Nowadays, nearly every media company, from Apple, Comcast and Disney to Amazon and beyond is taking a stake in the explosively growing TV streaming business, which was worth nearly $43 billion in 2019–before the major COVID catalyst.
Now, it’s expected to reach a phenomenal $170 billion by 2023.
Everyone’s cutting cord.
Almost 2 million American households canceled cable and satellite TV subscriptions in the first quarter of 2020. They followed the 5.5 million households who cut the cord last year.
And this is only the beginning: Experts say that more and more Americans will opt out of cable and satellite in favor of online streaming services. Projections are that 76 million households are expected to cut the cable cord by 2023.
The main catalyst booster is, of course, the pandemic.
A recent survey by Invoke found that 75% of participants are watching more streaming content than before the pandemic struck.
In Deloitte’s most recent Digital Media Trends Survey, 69% indicated that they had at least one streaming video subscription, versus 65% with a traditional pay-TV subscription.
But now that the war between streaming and cable has balanced out in favor of the former, there’s a second war already in full swing: Streamer versus streamer.
Even in the high-growth streaming business, experts warn that the marketplace cannot support this many major players. Many will either fold or merge, making this a fast-paced war of consolidation over market share.
Other streaming services such as Hulu are relatively small by comparison, but even it has some 32 million subscribers in the U.S. Disney’s new service, Disney,+ has surpassed 55 million subscribers since it launched late last year. But that number is combined with Hulu and ESPN, both of which Disney offers in its “bundle” option.
AT&T WarnerMedia’s HBO Max and Comcast’s Peacock just made their debuts in the market, as well.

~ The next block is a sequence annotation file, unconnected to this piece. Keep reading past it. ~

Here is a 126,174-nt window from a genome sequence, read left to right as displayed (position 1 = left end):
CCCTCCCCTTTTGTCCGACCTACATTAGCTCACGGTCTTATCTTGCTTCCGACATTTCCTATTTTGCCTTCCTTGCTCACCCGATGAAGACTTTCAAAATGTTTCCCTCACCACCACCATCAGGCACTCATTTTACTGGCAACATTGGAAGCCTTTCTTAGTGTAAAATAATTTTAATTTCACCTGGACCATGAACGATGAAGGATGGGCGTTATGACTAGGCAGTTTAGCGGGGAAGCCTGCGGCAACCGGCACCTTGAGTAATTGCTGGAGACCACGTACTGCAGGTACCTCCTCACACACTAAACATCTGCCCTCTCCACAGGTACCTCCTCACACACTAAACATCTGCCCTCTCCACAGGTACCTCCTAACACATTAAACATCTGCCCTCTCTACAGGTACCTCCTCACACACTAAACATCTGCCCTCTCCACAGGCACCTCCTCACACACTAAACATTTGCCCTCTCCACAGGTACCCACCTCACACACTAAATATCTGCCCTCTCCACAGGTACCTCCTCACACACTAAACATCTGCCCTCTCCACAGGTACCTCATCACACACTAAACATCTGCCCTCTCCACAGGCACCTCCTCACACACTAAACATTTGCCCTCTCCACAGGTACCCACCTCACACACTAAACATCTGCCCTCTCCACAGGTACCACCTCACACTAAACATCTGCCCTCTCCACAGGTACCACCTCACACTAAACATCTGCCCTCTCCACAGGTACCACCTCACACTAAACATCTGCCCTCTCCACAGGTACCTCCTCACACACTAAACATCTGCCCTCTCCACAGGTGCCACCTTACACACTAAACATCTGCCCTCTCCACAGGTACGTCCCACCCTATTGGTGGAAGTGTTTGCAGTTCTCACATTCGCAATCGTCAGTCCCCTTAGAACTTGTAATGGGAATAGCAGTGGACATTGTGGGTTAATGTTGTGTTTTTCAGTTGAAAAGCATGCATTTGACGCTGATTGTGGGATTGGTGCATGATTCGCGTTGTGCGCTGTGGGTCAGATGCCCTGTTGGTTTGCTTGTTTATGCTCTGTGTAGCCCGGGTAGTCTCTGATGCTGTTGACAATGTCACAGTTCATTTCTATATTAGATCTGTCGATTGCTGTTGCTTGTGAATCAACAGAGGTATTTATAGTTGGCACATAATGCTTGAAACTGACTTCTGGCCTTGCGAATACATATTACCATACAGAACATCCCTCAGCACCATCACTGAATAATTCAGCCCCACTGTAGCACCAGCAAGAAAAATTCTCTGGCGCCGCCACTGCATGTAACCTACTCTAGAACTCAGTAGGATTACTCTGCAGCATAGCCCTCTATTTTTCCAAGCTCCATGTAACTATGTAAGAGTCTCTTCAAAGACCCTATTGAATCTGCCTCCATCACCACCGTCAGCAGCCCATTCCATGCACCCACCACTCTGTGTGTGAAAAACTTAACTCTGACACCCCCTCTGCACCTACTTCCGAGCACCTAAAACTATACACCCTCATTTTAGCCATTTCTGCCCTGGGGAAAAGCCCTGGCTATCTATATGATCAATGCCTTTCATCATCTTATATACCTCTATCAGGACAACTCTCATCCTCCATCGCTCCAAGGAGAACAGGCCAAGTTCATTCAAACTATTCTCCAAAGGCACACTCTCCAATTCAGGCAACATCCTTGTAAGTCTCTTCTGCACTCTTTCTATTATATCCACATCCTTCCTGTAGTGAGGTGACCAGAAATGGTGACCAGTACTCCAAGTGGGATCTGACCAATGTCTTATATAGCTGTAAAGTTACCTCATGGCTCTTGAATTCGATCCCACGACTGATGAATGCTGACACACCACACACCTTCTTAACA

So far, the market has witnessed few mergers despite warnings that it might reduce competition and lead to increased costs for consumers.
Earlier in 2020, rival TV providers Dish and DirecTV were positioned to merge but it’s a messy business because DirecTV is currently owned by AT&T following a $49 billion ($67.1 billion with debt) acquisition four years ago. However messy, though, this merger is still seen as inevitable.
While media mergers and acquisitions give viewers more original streaming content, it also affects prices.
As far as consumers are concerned, those mergers are never to their benefit. Following the $85 billion merger between AT&T and Time Warner, customers saw subscription price increase three times. The first increase took place just two weeks after the merger, and this year alone prices have gone up by 50%. Over the last year, AT&T has lost over 2.3 million TV subscribers while during the first quarter of this year, more than one million ‘signed out” permanently.
AT&T is not alone in this: Other players have also increased prices, including Sling TV, Hulu Live TV and YouTubeTV.
While subscribers are fleeing cable and satellite, the ‘skinny bundle’ streaming services are also grappling with the rising cost of programming and many are now reducing their content offerings. PlayStation Vue, Sony’s live television streaming service, one of the oldest in the market, shut down late last year due to high costs.
In the meantime, the future of this battlefield will be littered with mergers as this playing field comes increasingly fluid and as growth climbs exponentially during a pandemic that appears to have decided the fate of the cable dinosaurs.
And the battle is global, not just American.
China is one of the most ferocious battlegrounds in the streaming world. There, giant Tencent Video is in no-holds-barred fight with iQiyi. The two make are the biggest streamers in the country, and it’s working towards a duopoly. iQiyi has already been dubbed “the Netflix of China”, and Tencent really needs no introduction.